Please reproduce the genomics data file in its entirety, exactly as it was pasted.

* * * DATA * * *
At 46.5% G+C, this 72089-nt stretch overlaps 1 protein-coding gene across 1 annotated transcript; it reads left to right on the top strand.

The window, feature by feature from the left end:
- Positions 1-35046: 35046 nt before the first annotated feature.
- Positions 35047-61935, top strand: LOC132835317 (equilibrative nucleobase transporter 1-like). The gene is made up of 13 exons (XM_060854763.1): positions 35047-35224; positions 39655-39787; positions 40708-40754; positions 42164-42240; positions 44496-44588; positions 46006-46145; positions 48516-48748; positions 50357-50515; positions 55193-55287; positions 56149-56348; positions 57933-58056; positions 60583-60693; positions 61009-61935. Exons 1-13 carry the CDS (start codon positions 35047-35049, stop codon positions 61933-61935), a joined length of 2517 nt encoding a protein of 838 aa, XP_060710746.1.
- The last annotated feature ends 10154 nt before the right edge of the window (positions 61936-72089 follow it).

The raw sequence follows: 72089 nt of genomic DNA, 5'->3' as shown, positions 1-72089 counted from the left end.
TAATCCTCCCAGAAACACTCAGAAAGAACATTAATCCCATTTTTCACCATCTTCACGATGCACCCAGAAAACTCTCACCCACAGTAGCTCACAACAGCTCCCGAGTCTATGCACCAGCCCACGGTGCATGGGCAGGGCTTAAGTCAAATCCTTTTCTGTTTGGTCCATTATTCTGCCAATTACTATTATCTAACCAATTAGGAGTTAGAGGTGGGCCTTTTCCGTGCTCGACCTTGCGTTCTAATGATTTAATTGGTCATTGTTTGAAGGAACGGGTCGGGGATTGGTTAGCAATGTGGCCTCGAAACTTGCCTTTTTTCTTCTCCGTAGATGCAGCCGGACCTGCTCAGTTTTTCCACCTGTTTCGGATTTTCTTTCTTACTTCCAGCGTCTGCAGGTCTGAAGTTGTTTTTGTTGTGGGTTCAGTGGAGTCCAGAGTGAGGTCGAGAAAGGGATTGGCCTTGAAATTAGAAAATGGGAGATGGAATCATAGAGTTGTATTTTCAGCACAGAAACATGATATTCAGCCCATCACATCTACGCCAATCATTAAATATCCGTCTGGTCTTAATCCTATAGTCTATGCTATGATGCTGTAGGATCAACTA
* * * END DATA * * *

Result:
At 46.5% G+C, this 72089-nt stretch overlaps 1 protein-coding gene across 1 annotated transcript; it reads left to right on the top strand.

The window, feature by feature from the left end:
- Positions 1-35046: 35046 nt before the first annotated feature.
- Positions 35047-61935, top strand: LOC132835317 (equilibrative nucleobase transporter 1-like). The gene is made up of 13 exons (XM_060854763.1): positions 35047-35224; positions 39655-39787; positions 40708-40754; positions 42164-42240; positions 44496-44588; positions 46006-46145; positions 48516-48748; positions 50357-50515; positions 55193-55287; positions 56149-56348; positions 57933-58056; positions 60583-60693; positions 61009-61935. Exons 1-13 carry the CDS (start codon positions 35047-35049, stop codon positions 61933-61935), a joined length of 2517 nt encoding a protein of 838 aa, XP_060710746.1.
- The last annotated feature ends 10154 nt before the right edge of the window (positions 61936-72089 follow it).

The raw sequence follows: 72089 nt of genomic DNA, 5'->3' as shown, positions 1-72089 counted from the left end.
TAATCCTCCCAGAAACACTCAGAAAGAACATTAATCCCATTTTTCACCATCTTCACGATGCACCCAGAAAACTCTCACCCACAGTAGCTCACAACAGCTCCCGAGTCTATGCACCAGCCCACGGTGCATGGGCAGGGCTTAAGTCAAATCCTTTTCTGTTTGGTCCATTATTCTGCCAATTACTATTATCTAACCAATTAGGAGTTAGAGGTGGGCCTTTTCCGTGCTCGACCTTGCGTTCTAATGATTTAATTGGTCATTGTTTGAAGGAACGGGTCGGGGATTGGTTAGCAATGTGGCCTCGAAACTTGCCTTTTTTCTTCTCCGTAGATGCAGCCGGACCTGCTCAGTTTTTCCACCTGTTTCGGATTTTCTTTCTTACTTCCAGCGTCTGCAGGTCTGAAGTTGTTTTTGTTGTGGGTTCAGTGGAGTCCAGAGTGAGGTCGAGAAAGGGATTGGCCTTGAAATTAGAAAATGGGAGATGGAATCATAGAGTTGTATTTTCAGCACAGAAACATGATATTCAGCCCATCACATCTACGCCAATCATTAAATATCCGTCTGGTCTTAATCCTATAGTCTATGCTATGATGCTGTAGGATCAACTA